Wednesday, October 28, 2020

The Kindness of the Poor

Will these orphans grow up with better manners than those they perceive to be “their betters?” — In the etiquette books there is one consideration in regard to manners that we never read about, what we owe from the example of the poor. The assumption seems to be that it is the well to do that have the best manners. Here is one of those illusions that we accept as truths simply because we don’t stop to think about them. 





A Matter That Is Overlooked and Is Not Even Mentioned in the Books on Etiquette 

ELLEN TERRY, during her last engagement here, presented a remarkably fine play from the Dutch, called “The Good Hope.” She appeared as an old fisherwoman, who gave up to the sea everything she loved in life. When loss on loss had fallen upon her, she lost her last son, her favorite, the hope of her old age, because the owners of the vessel the boy was forced to go as sailor on, to save money, failed to make reasonable provisions for safety. They had, of course, protected themselves by insurance. So to them, the foundering of the ship was of little concern. At the close of the play the old woman was seen in the office of the ship owners and was presented by one of the ship owner’s kind-hearted women folk, with a bowl of soup. Very respectfully and gratefully she accepted it. Then, slowly and with dignity, carrying the bowl in both hands, she walked out of the office, the embodiment of meek and lowly suffering. 

If Ellen Terry had done nothing else in her whole career, the way she played that little scene would have shown her to be a great actress. Only a fine and sympathetic spirit could have conceived and realized the character under such circumstances. The old woman, crossing the stage in her cheap clothes and her heavy wooden shoes, will always remain with me as one of the wonderful achievements of acting. It illustrated far more vividly than any word could do, the patience of the poor with the rich, their forbearance, their kindness. 

In Europe, the situation is more plain than in this country. I shall never forget the astonishment I felt on my first day in London when I rode in an elevator, or, as they say over there, in a “lift.” There were several others in the car. As we went from floor to floor and as some passed out, the elevator man would say, with an air of profound respect, “Thank you.” That little incident was typical of many incidents that I was to witness in England and on the Continent. They all expressed what seemed to me a strange attitude. Those people showed that they were grateful for being allowed to live. For this privilege they felt that they must show their superiors all kinds of gratuitous courtesies. 

At that time we were having the bicycle craze. I made several trips on a wheel in England and in France. It was both amusing and pathetic to note the deferential kindness of the poor wherever we went. They apparently thought because we had leisure to go tearing about the country, we must be in some way worthy of special consideration. In France, as we passed, old women would bob quaintly as we passed and say: “Good day, gentlemen and ladies.” In the etiquette books there is one consideration in regard to manners that we never read about, what we owe from the example of the poor. The assumption seems to be that it is the well to do that have the best manners. Here is one of those illusions that we accept as truths simply because we don’t stop to think about them.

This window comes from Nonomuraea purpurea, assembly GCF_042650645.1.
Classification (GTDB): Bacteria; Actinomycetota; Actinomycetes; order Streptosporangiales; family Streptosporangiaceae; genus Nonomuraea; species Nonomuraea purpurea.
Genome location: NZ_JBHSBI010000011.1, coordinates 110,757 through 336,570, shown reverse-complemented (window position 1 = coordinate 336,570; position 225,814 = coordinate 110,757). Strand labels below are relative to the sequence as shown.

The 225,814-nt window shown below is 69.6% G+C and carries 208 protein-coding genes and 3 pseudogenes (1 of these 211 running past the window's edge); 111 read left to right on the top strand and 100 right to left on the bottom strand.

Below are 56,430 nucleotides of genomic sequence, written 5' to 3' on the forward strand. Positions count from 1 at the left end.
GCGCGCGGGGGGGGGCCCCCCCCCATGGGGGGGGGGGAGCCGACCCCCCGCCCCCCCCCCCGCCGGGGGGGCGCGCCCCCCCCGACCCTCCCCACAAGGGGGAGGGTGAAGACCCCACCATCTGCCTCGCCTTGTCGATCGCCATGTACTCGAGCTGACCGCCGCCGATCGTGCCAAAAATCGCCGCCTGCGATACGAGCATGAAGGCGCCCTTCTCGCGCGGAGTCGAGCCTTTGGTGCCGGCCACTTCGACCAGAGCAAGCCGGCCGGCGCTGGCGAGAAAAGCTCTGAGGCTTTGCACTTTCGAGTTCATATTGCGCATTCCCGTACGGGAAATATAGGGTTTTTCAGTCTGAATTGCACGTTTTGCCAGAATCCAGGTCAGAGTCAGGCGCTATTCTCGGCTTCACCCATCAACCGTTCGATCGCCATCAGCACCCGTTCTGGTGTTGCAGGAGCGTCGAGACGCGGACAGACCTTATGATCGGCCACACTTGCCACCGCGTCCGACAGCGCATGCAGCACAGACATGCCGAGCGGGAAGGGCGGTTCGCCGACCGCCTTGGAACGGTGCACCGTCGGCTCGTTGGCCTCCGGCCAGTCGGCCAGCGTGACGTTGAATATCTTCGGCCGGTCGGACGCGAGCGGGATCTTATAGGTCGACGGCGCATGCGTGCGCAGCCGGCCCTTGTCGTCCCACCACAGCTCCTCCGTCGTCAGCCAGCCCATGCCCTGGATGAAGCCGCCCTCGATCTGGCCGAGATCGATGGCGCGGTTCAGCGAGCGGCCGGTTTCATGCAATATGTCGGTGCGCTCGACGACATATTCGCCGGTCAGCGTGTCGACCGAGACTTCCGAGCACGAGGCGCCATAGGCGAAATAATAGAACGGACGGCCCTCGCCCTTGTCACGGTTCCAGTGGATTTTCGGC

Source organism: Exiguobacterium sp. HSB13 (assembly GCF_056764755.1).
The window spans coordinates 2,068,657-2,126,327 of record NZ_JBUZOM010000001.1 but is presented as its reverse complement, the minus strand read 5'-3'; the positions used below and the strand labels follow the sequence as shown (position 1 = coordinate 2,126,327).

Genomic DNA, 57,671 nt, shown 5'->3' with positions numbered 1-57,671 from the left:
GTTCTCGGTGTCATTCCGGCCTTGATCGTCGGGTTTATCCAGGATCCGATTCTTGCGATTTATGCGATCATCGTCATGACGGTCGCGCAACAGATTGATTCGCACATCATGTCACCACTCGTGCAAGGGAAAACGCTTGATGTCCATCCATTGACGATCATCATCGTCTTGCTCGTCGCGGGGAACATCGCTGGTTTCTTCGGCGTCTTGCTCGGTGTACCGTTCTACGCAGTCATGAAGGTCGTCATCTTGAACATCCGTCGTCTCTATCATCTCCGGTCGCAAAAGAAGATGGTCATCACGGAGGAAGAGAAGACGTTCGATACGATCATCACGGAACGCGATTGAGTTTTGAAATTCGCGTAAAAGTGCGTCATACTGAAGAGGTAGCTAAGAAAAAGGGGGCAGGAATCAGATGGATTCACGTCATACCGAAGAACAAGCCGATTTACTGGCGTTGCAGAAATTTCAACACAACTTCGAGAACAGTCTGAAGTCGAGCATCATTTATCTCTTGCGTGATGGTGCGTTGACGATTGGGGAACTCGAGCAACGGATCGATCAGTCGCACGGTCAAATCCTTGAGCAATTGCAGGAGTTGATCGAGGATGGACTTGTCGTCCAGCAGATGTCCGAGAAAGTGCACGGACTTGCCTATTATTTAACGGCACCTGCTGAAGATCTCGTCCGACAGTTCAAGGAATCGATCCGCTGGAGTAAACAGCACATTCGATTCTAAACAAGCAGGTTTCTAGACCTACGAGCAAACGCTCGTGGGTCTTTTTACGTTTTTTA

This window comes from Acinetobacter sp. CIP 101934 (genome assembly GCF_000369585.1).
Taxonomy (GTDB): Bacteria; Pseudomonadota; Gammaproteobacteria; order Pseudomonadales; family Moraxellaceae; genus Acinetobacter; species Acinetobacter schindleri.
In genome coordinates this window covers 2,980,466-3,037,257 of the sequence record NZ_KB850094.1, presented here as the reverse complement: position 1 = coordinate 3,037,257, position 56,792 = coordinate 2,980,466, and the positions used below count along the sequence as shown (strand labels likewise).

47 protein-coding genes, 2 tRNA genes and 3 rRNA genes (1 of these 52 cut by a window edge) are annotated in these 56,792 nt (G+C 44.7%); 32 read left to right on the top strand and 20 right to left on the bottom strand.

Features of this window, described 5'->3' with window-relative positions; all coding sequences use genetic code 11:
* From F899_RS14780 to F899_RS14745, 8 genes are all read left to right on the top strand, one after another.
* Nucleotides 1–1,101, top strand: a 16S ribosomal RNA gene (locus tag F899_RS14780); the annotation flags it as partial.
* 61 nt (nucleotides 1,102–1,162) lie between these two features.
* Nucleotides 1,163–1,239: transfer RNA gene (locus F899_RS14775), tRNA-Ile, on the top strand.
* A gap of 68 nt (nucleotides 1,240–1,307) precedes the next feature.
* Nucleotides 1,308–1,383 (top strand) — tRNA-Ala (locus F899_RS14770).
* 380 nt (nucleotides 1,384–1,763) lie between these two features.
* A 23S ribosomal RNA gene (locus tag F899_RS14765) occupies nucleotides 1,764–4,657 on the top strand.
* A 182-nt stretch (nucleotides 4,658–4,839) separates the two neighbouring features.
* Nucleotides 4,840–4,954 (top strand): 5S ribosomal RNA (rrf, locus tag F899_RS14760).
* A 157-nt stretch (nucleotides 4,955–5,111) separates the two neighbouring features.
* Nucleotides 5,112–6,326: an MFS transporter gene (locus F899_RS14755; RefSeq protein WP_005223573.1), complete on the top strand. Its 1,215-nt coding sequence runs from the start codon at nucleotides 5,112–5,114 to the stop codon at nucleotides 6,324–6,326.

As if there could be any manners in the world worse than those that, either openly or covertly, convey the sense of patronage! For pure kindness, for the resignation of self in favor of others, there are no manners that can compare with the manners of the poor. Sometimes people complain of the familiarity of inferiors. At the slightest intimation that an inferior is growing familiar they are likely to show great resentment. But the familiarity of the poor is very slight as compared with the familiarity of the well to do in their attitude toward the poor. Indeed, advantage opens the door to all kinds of familiarity with those less fortunate, intrusion into private affairs, the asking of intimate personal questions, the giving of unsolicited advice, and the use of first names. 

One of the quickest ways by which superiority is asserted and established is by means of familiar address. But the inferior must never take the same liberties. On the contrary, the inferior must show here, as in so many other situations in life, patience and kindness. In nearly all the affairs of life, the poor are gallantly showing kindness to those more fortunate than themselves. I have even seen them give up seats in streetcars to the better dressed, though they have paid the same amount of carfare. And I have seen them show wonderful forbearance when the better dressed have betrayed annoyance or resentment at being obliged to sit beside them. 

I once heard a man, a well dressed man, too, give a fashionably attired woman a stinging rebuke for behavior of this kind. To her companion, dressed in expensive clothes like herself, she openly spoke of her annoyance at being obliged to herd with “such awful people.” “If you don’t want to herd with such awful people,” the man exclaimed, “you ought not to ride in a public conveyance. You ought to ride in your own carriage.” Of course, that man was extremely rude and the woman acted wholly within her rights when she left the car at the next street corner. Some of the ill clad who looked on smiled. But most of them merely showed astonishment.